Pack Emergency Supplies
For day or overnight solos, make space for these lifesaving essentials.
Survival blanket: Affordable, heat-reflecting blankets provide extra warmth if the weather turns, and quick protection if you're injured and unable to set up your tent. Try Adventure Medical Kits's sleeping bag-size SOL Emergency Bivy. It’s printed with survival tips and weighs less than 4 ounces.
Signal device: Minimums for soloists: a 2 x 3-inch signaling mirror, a plastic emergency whistle, and a cell phone (waterproof or sealed in a waterproof case).
Firestarter: Whether or not you plan to light a campfire, it’s an essential tool to have in an emergency. Bring more than one backup. Pack a standard lighter or waterproof matches in a plastic case.
Knife: In survival situations, a sturdy stainless or high-carbon steel blade (locking is best) is valuable for shaving tinder, cutting sticks for a shelter, and more. You don’t need much: Our Executive Editor Adam Roy is a fan of the 1.9-inch Kershaw Ken Onion Chive.
Gloves: Because none of the above work if your fingers go numb.
Cross Streams Safely
Be conservative near water--it kills. Since you can't lock arms with hiking partners, use extreme caution around rivers. Study the water--and the consequences. Is the current strong enough to sweep you downstream into hazards? Is the bottom covered with slick or loose rocks? Is the water more than knee-deep, creating drowning potential? If you answer yes to any of these, search for a safer crossing. If you answer no, unbuckle your straps and keep shoes on. Angle across and upstream, and probe your path with trekking poles while shuffling your feet.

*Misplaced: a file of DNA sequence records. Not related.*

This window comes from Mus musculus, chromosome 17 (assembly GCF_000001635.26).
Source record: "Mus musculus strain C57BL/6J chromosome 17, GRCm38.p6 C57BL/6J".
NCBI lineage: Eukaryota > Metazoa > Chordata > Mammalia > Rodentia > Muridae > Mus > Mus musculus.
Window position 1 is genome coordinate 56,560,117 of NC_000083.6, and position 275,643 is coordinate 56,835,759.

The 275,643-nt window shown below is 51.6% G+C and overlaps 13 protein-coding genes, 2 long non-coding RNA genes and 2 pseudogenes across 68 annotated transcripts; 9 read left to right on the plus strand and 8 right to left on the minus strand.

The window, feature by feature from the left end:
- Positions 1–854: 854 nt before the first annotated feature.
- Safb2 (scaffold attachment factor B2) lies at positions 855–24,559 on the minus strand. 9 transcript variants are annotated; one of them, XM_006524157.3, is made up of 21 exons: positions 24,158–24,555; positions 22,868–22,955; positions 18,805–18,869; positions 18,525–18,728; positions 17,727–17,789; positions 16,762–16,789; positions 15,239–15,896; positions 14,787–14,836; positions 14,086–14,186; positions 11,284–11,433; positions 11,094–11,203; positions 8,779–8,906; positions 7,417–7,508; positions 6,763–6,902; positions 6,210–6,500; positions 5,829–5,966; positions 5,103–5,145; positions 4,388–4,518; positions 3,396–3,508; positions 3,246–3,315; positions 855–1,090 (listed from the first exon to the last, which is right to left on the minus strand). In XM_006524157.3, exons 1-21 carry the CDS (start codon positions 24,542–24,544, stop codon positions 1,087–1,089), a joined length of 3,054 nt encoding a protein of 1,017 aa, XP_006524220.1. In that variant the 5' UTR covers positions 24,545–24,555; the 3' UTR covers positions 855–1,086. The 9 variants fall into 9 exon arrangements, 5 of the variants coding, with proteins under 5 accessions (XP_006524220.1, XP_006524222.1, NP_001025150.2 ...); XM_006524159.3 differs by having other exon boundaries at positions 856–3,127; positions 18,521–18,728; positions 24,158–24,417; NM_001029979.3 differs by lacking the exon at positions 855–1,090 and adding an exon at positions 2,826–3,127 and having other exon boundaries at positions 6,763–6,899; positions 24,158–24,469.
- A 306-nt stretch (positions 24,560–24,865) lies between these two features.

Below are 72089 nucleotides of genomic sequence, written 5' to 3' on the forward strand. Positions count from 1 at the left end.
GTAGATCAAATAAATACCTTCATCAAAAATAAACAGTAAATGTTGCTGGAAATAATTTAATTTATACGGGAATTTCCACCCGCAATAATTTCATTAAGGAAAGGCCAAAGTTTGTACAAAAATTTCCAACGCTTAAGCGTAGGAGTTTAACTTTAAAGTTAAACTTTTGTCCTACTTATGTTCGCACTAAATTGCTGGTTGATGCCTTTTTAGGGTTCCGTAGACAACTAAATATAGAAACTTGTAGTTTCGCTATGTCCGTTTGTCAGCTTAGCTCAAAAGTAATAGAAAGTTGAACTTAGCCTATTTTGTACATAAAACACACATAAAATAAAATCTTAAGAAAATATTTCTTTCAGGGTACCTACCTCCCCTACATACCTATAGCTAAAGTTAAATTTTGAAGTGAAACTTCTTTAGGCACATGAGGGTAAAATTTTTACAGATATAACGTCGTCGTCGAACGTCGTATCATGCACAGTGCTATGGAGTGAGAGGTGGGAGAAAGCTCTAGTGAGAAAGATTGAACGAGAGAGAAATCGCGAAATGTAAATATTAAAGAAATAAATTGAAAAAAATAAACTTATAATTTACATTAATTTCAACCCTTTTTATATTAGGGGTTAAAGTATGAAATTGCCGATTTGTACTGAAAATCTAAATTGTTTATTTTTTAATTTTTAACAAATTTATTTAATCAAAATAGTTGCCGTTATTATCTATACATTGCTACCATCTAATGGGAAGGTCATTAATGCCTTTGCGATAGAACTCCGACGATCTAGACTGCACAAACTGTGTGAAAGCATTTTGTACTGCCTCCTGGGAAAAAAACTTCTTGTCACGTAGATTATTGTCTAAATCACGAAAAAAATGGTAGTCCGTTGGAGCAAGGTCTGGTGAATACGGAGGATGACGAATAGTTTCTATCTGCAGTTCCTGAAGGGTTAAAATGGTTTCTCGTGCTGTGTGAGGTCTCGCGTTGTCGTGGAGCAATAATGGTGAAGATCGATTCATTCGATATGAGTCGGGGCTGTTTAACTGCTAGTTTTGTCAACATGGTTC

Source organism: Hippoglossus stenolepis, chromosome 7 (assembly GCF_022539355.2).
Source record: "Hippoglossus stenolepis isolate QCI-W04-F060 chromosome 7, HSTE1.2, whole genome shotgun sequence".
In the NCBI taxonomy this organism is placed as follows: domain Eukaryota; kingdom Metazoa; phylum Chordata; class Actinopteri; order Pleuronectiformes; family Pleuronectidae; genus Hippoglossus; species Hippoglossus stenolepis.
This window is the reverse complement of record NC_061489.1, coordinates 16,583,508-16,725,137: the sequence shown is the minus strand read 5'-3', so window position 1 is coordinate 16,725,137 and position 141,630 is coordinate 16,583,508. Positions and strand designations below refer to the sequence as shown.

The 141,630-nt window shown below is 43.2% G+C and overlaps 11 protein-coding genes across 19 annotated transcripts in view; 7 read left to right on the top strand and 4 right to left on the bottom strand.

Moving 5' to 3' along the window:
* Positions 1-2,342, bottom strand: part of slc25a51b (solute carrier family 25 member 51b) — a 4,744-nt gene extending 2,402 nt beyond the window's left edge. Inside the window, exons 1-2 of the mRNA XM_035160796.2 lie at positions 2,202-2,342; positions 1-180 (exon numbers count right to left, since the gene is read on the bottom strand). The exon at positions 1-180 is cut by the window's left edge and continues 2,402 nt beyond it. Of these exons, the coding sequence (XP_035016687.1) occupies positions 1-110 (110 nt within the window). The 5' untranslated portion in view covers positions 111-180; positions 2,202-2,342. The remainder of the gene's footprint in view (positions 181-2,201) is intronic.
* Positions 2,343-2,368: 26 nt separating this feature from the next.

Lighten Your Load
When you hike alone, you can’t split the load. Refine the essentials to shave pounds.
Tent: Downsize, but consider your region: If it's wet, an ultralight two-person will be more comfortable than a cramped one-person.
Cookset/stove: An integrated system with a single-serving-size pot that doubles as a cup can save you a pound. (Alternatively, cold-soak your meals. Who are you trying to impress, anyway?)
First-aid kit: Pare it wisely. Bring two, not 10, bits of moleskin, but pack extra painkillers.
Food: Splurge on a meal or two, but simplify snacks and lunches. A calorie density of 125 to 150 per ounce maximizes efficiency.
Where Should I Hike Solo?
The most important factor for solo hiking is your own comfort: pick a place where you know you’ll be able to handle the challenges of the trail, and try to avoid objective hazard, like streams that could cut you off from escape or peaks prone to thunderstorms. Apart from that, you should use it as an opportunity to revel in the things about hiking your partners don’t always appreciate. Love photographing flowers? Build it into your hike. Dedicated stargazer? Prioritize open skies over windbreaks at your campsite. If you’re still looking for ideas, check out our trips section for some of our favorite trails near you.
Originally published in 2011; last updated July 2022